- Therefore, it's important to see your doctor as soon as possible if you experience shoulder blade pain to determine the cause and begin appropriate treatment.
Causes of Upper Arm Muscle Pain
Causes of Pain in the Right Arm
Inflamed Trigger Points in the Forearm
Neurological Disorders That Have Symptoms of Electrical Shock Feelings
How to Relieve Arm Pain Caused by a Pinched Nerve
Causes of Pain in the Neck & Back of the Head
Causes of Nerve Pain in the Hip & Leg
Causes of Pain on the Right Side of the Neck Down to the Shoulder
What Are the Causes of Pain, Numbness & Tingling in the Left Arm?
What Are the Causes of Burning Neck Pain?
- Instructions for Sports Medicine Patients, 2nd Edition; Marc Safran, et al.
- Journal of Bone and Joint Surgery: Entrapment of the Suprascapular Nerve
- American Family Physician: Peripheral Nerve Entrapment and Injury in the Upper Extremity
- Localization in Clinical Neurology, 6th Edition; Paul W. Brazis, et al.
- Wheeless' Textbook of Orthopaedics: Differential Diagnosis of Shoulder Pain
- GP Online: Referred Shoulder Pain
- Ronan L, D'souza S. Pancoast's tumour presenting as shoulder pain in an orthopaedic clinic. BMJ Case Rep. 2013;2013. doi:10.1136/bcr-2012-008131
- Brandt M, Sundstrup E, Jakobsen MD, et al. Association between Neck/Shoulder Pain and Trapezius Muscle Tenderness in Office Workers. Pain Res Treat. 2014;2014:352735. doi:10.1155/2014/352735
- Gostine M, Davis F, Roberts BA, et al. Clinical Characteristics of Fibromyalgia in a Chronic Pain Population. Pain Pract. 2018;18(1):67-78. doi:10.1111/papr.12583
- Kuhne M, Boniquit N, Ghodadra N, Romeo AA, Provencher MT. The snapping scapula: diagnosis and treatment. Arthroscopy. 2009;25(11):1298-311. doi:10.1016/j.arthro.2008.12.022
- Suh BK, You KH, Park MS. Can axial pain be helpful to determine surgical level in the multilevel cervical radiculopathy?. J Orthop Surg (Hong Kong). 2017;25(1):2309499016684091. doi:10.1177/2309499016684091
- O'keefe-mccarthy S, Ready L. Impact of Prodromal Symptoms on Future Adverse Cardiac-Related Events: A Systematic Review. J Cardiovasc Nurs. 2016;31(1):E1-10. doi:10.1097/JCN.0000000000000207
- Walter FM, Rubin G, Bankhead C, et al. Symptoms and other factors associated with time to diagnosis and stage of lung cancer: a prospective cohort study. Br J Cancer. 2015;112 Suppl 1:S6-13. doi:10.1038/bjc.2015.30
- Stankus SJ, Dlugopolski M, Packer D. Management of herpes zoster (shingles) and postherpetic neuralgia. Am Fam Physician. 2000;61(8):2437-44, 2447-8.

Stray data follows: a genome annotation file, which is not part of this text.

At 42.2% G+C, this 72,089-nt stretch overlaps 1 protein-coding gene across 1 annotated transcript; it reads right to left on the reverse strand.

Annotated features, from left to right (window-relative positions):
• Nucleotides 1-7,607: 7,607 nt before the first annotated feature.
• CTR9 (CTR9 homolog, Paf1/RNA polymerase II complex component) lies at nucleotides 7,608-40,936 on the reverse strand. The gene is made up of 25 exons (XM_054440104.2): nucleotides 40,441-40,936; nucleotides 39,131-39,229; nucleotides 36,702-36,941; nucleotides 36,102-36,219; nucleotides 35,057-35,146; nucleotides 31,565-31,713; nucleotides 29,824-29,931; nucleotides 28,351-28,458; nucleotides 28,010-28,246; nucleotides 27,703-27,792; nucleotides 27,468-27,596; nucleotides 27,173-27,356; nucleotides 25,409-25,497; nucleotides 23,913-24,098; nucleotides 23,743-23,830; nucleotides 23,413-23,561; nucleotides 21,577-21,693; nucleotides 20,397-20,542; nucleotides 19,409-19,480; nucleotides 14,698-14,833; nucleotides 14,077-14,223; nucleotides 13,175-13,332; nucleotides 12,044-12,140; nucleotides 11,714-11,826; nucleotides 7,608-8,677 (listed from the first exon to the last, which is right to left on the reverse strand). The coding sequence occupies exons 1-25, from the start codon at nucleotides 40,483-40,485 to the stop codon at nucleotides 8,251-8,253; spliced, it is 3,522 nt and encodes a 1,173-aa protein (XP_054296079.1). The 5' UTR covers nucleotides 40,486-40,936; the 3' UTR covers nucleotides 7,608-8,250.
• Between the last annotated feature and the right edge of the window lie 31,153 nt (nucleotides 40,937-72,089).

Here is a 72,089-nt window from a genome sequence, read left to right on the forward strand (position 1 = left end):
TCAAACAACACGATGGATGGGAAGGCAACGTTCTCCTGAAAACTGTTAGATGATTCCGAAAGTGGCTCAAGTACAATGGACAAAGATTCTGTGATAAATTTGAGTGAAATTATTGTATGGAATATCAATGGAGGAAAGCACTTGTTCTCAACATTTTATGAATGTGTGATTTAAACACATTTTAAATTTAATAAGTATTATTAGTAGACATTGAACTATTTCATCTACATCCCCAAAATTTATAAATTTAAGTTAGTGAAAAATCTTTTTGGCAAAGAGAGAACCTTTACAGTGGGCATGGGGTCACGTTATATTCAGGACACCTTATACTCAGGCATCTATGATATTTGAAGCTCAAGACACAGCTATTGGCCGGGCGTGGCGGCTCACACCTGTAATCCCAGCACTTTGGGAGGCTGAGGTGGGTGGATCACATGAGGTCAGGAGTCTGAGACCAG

- Nyhsen C, Mahmood SU. Life-threatening haemoperitoneum secondary to rupture of simple ovarian cyst. BMJ Case Rep. 2014;2014. doi:10.1136/bcr-2014-205061
- Di massa A, Avella R, Gentili C. Respiratory dysfunction related to diaphragmatic shoulder pain after abdominal and pelvic laparoscopy. Minerva Anestesiol. 1996;62(5):171-6.
- Evans J, Chapple A, Salisbury H, Corrie P, Ziebland S. "It can't be very important because it comes and goes"--patients' accounts of intermittent symptoms preceding a pancreatic cancer diagnosis: a qualitative study. BMJ Open. 2014;4(2):e004215.
- Demetrious J, Demetrious GJ. Lung cancer metastasis to the scapula and spine: a case report. Chiropr Osteopat. 2008;16:8. doi:10.1186/1746-1340-16-8
- Blann A. What is the purpose of liver function tests?. Nurs Times. 2014;110(6):17-9.
- Stapley S, Sharp D, Hamilton W. Negative chest X-rays in primary care patients with lung cancer. Br J Gen Pract. 2006;56(529):570-3.
- Mehta LS, Beckie TM, Devon HA, et al. Acute Myocardial Infarction in Women: A Scientific Statement From the American Heart Association. Circulation. 2016;133(9):916-47. doi:10.1161/CIR.0000000000000351
- Kibler, W., Sciascia, A., and T. Wilkes. Scapular dyskinesis and its relation to shoulder injury. Journal of the American Academy of Orthopedic Surgeons. 2012. 20(6):364-72.
- Suh, B., You, K., and M. Park. Can axial pain be helpful to determine surgical level in the multilevel cervical radiculopathy. Journal of Orthopaedic Surgery. 2017. 25(1):2309499016684091.
- Warth, R., Spiegl, U., and P. Millett. Scapulothoracic bursitis and snapping scapula syndrome: a critical review of current evidence. American Journal of Sports Medicine. 2015. 43(1):236-45.
- Wright, A. et al. Diagnostic accuracy of scapular physical examination tests for shoulder disorders: a systemic review. British Journal of Sports Medicine. 2012 Oct 18. (Epub ahead of print)
- Choi, H., Lee, P., and K. Kim. Scapuloplasty alleviates scapular pain resulting from lung cancer metastasis. Pain Physician. 2010. 13(5):485-91.
Based in Massachusetts, Carolyn Russell-DeLucas has been writing since 2007. She specializes in topics related to health, beauty and nutrition. Russell-DeLucas graduated from Brevard Community College with an Associate of Arts.